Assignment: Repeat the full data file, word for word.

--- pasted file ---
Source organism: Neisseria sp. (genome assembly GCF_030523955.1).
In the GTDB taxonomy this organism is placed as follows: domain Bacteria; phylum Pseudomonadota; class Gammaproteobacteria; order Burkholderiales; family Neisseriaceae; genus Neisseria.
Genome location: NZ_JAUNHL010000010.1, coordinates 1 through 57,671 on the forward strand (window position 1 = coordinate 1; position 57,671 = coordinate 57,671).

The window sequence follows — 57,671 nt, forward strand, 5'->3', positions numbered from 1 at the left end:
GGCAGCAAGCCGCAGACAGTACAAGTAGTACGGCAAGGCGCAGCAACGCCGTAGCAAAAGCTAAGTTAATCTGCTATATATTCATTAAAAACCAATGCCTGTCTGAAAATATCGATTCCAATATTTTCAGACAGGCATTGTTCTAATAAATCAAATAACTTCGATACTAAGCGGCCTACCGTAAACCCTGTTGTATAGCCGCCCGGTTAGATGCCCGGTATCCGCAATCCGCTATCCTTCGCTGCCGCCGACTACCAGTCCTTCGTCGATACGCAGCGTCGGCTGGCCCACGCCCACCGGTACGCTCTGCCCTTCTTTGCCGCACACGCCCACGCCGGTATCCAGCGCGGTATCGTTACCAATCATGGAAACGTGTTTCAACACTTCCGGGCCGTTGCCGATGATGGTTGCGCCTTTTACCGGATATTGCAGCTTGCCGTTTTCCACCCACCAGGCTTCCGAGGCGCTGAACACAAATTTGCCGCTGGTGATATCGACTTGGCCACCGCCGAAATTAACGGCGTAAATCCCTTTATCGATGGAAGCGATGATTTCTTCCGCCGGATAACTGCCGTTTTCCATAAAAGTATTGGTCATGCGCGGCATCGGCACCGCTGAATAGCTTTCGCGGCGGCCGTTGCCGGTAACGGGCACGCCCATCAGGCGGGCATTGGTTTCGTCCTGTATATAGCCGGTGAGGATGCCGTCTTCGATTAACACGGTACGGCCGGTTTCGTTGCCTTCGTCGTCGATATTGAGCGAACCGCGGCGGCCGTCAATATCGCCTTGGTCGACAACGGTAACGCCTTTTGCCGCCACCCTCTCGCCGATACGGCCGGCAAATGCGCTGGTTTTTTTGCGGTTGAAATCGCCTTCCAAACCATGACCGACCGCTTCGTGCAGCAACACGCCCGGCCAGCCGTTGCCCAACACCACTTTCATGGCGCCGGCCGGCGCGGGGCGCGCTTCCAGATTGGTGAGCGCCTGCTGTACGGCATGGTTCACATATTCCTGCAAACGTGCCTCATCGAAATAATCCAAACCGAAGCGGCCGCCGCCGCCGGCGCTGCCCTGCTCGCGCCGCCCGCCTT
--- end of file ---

Source organism: Neisseria sp. (genome assembly GCF_030523955.1).
In the GTDB taxonomy this organism is placed as follows: domain Bacteria; phylum Pseudomonadota; class Gammaproteobacteria; order Burkholderiales; family Neisseriaceae; genus Neisseria.
Genome location: NZ_JAUNHL010000010.1, coordinates 1 through 57,671 on the forward strand (window position 1 = coordinate 1; position 57,671 = coordinate 57,671).

The window sequence follows — 57,671 nt, forward strand, 5'->3', positions numbered from 1 at the left end:
GGCAGCAAGCCGCAGACAGTACAAGTAGTACGGCAAGGCGCAGCAACGCCGTAGCAAAAGCTAAGTTAATCTGCTATATATTCATTAAAAACCAATGCCTGTCTGAAAATATCGATTCCAATATTTTCAGACAGGCATTGTTCTAATAAATCAAATAACTTCGATACTAAGCGGCCTACCGTAAACCCTGTTGTATAGCCGCCCGGTTAGATGCCCGGTATCCGCAATCCGCTATCCTTCGCTGCCGCCGACTACCAGTCCTTCGTCGATACGCAGCGTCGGCTGGCCCACGCCCACCGGTACGCTCTGCCCTTCTTTGCCGCACACGCCCACGCCGGTATCCAGCGCGGTATCGTTACCAATCATGGAAACGTGTTTCAACACTTCCGGGCCGTTGCCGATGATGGTTGCGCCTTTTACCGGATATTGCAGCTTGCCGTTTTCCACCCACCAGGCTTCCGAGGCGCTGAACACAAATTTGCCGCTGGTGATATCGACTTGGCCACCGCCGAAATTAACGGCGTAAATCCCTTTATCGATGGAAGCGATGATTTCTTCCGCCGGATAACTGCCGTTTTCCATAAAAGTATTGGTCATGCGCGGCATCGGCACCGCTGAATAGCTTTCGCGGCGGCCGTTGCCGGTAACGGGCACGCCCATCAGGCGGGCATTGGTTTCGTCCTGTATATAGCCGGTGAGGATGCCGTCTTCGATTAACACGGTACGGCCGGTTTCGTTGCCTTCGTCGTCGATATTGAGCGAACCGCGGCGGCCGTCAATATCGCCTTGGTCGACAACGGTAACGCCTTTTGCCGCCACCCTCTCGCCGATACGGCCGGCAAATGCGCTGGTTTTTTTGCGGTTGAAATCGCCTTCCAAACCATGACCGACCGCTTCGTGCAGCAACACGCCCGGCCAGCCGTTGCCCAACACCACTTTCATGGCGCCGGCCGGCGCGGGGCGCGCTTCCAGATTGGTGAGCGCCTGCTGTACGGCATGGTTCACATATTCCTGCAAACGTGCCTCATCGAAATAATCCAAACCGAAGCGGCCGCCGCCGCCGGCGCTGCCCTGCTCGCGCCGCCCGCCTT